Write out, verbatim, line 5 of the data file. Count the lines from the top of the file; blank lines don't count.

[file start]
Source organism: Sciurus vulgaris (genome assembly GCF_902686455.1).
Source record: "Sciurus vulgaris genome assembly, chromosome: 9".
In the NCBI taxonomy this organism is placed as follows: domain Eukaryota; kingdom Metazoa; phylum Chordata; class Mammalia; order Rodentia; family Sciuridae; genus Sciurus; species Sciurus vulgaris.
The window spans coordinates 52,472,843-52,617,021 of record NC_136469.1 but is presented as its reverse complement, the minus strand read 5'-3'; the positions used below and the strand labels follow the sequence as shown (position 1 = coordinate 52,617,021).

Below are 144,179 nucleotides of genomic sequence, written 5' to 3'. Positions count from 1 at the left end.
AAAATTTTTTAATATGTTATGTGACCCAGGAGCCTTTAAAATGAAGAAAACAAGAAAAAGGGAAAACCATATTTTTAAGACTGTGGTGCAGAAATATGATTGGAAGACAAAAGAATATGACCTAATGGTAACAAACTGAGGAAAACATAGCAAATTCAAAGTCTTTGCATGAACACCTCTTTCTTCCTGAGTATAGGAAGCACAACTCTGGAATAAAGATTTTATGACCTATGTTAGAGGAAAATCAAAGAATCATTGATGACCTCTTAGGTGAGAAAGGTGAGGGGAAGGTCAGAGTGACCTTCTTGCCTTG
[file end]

Below are 144,179 nucleotides of genomic sequence, written 5' to 3'. Positions count from 1 at the left end.